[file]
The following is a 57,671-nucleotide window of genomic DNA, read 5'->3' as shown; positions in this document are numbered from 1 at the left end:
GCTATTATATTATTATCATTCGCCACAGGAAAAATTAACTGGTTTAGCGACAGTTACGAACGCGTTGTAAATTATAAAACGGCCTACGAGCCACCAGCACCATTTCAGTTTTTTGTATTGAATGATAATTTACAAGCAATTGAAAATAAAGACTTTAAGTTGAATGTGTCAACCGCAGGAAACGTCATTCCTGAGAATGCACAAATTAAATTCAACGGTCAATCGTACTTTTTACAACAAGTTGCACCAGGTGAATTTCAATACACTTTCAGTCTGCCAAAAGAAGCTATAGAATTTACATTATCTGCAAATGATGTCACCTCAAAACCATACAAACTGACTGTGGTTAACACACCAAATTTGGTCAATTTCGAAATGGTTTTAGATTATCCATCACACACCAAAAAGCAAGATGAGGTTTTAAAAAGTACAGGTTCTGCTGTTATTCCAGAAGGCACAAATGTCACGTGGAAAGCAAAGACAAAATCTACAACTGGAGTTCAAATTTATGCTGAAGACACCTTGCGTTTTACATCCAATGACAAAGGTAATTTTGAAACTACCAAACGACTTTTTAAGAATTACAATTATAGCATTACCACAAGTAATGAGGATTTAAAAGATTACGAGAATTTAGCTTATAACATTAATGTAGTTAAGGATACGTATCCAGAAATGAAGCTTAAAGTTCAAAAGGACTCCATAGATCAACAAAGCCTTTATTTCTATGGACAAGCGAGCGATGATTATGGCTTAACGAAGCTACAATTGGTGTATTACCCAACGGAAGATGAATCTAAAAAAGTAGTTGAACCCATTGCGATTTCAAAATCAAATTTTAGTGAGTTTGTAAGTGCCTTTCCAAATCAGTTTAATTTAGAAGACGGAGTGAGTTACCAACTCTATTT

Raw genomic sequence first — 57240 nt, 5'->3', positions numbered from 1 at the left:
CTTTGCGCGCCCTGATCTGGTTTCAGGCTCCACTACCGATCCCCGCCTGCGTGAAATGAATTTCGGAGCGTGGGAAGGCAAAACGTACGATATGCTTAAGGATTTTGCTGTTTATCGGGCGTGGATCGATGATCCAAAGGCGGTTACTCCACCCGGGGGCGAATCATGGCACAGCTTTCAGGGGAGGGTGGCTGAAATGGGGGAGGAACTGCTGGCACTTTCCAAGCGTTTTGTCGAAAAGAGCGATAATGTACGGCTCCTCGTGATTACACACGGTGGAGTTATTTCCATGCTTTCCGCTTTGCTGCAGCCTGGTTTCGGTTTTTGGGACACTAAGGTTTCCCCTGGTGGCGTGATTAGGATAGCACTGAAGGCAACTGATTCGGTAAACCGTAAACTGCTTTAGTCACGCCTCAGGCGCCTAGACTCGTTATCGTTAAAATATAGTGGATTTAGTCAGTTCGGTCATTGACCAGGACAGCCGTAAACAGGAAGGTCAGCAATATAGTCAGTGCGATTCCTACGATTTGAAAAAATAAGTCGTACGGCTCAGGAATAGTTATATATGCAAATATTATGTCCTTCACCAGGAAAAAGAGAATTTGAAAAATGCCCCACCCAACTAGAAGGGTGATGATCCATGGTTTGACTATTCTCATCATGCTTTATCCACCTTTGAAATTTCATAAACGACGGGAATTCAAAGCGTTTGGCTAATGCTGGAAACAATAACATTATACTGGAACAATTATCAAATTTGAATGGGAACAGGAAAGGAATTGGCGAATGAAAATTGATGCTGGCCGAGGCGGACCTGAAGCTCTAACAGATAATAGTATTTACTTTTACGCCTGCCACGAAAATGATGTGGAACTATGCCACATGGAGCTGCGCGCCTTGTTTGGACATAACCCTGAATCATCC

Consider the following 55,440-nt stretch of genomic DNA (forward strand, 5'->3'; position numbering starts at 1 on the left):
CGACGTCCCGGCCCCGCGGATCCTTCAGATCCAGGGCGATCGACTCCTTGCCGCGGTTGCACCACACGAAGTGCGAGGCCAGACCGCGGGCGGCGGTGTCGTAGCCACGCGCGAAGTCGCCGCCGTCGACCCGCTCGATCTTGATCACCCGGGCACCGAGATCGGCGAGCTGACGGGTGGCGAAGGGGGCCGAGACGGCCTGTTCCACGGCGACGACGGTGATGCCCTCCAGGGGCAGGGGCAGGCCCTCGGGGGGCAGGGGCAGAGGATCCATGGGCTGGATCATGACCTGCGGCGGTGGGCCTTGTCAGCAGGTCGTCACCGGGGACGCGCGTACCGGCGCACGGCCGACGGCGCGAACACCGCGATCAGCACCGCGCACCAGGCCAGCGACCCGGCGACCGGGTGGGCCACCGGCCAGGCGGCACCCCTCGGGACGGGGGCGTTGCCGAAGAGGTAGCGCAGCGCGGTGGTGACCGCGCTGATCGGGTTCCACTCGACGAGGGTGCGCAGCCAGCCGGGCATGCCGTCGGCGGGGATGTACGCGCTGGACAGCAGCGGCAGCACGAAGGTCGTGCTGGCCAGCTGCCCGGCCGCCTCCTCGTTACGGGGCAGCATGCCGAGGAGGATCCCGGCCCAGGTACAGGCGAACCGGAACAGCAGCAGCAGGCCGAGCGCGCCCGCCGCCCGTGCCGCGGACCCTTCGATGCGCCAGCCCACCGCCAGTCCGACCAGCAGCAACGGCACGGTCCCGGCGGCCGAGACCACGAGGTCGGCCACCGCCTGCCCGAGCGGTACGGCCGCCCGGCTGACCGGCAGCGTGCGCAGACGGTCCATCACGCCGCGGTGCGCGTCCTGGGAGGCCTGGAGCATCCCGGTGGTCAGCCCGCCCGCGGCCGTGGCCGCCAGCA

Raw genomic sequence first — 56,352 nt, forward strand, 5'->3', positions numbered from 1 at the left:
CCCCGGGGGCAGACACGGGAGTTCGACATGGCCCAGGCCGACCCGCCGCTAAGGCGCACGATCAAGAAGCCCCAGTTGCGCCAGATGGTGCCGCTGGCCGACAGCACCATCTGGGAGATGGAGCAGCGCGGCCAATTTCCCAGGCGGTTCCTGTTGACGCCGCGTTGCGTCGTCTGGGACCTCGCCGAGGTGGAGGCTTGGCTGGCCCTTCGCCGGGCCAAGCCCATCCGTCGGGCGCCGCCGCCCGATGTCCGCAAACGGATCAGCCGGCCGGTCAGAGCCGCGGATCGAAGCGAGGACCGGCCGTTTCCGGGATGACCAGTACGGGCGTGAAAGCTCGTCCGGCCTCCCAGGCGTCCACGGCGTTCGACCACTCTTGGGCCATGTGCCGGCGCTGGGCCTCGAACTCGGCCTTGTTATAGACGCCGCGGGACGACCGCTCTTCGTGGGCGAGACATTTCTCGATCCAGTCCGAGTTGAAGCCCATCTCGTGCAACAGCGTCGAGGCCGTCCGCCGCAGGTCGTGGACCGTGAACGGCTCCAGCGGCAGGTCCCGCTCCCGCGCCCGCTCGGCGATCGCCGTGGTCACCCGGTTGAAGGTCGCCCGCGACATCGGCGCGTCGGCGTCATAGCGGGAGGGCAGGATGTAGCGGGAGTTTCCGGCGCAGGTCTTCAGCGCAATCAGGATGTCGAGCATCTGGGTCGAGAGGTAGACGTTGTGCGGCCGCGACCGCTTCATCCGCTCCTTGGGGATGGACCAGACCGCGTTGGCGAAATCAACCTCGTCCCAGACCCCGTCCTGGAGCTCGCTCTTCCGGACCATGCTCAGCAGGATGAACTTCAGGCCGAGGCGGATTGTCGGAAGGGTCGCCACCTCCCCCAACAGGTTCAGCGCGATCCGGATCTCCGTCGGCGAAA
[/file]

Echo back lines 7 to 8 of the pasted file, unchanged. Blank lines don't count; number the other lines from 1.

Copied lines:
Raw genomic sequence first — 56,352 nt, forward strand, 5'->3', positions numbered from 1 at the left:
CCCCGGGGGCAGACACGGGAGTTCGACATGGCCCAGGCCGACCCGCCGCTAAGGCGCACGATCAAGAAGCCCCAGTTGCGCCAGATGGTGCCGCTGGCCGACAGCACCATCTGGGAGATGGAGCAGCGCGGCCAATTTCCCAGGCGGTTCCTGTTGACGCCGCGTTGCGTCGTCTGGGACCTCGCCGAGGTGGAGGCTTGGCTGGCCCTTCGCCGGGCCAAGCCCATCCGTCGGGCGCCGCCGCCCGATGTCCGCAAACGGATCAGCCGGCCGGTCAGAGCCGCGGATCGAAGCGAGGACCGGCCGTTTCCGGGATGACCAGTACGGGCGTGAAAGCTCGTCCGGCCTCCCAGGCGTCCACGGCGTTCGACCACTCTTGGGCCATGTGCCGGCGCTGGGCCTCGAACTCGGCCTTGTTATAGACGCCGCGGGACGACCGCTCTTCGTGGGCGAGACATTTCTCGATCCAGTCCGAGTTGAAGCCCATCTCGTGCAACAGCGTCGAGGCCGTCCGCCGCAGGTCGTGGACCGTGAACGGCTCCAGCGGCAGGTCCCGCTCCCGCGCCCGCTCGGCGATCGCCGTGGTCACCCGGTTGAAGGTCGCCCGCGACATCGGCGCGTCGGCGTCATAGCGGGAGGGCAGGATGTAGCGGGAGTTTCCGGCGCAGGTCTTCAGCGCAATCAGGATGTCGAGCATCTGGGTCGAGAGGTAGACGTTGTGCGGCCGCGACCGCTTCATCCGCTCCTTGGGGATGGACCAGACCGCGTTGGCGAAATCAACCTCGTCCCAGACCCCGTCCTGGAGCTCGCTCTTCCGGACCATGCTCAGCAGGATGAACTTCAGGCCGAGGCGGATTGTCGGAAGGGTCGCCACCTCCCCCAACAGGTTCAGCGCGATCCGGATCTCCGTCGGCGAAA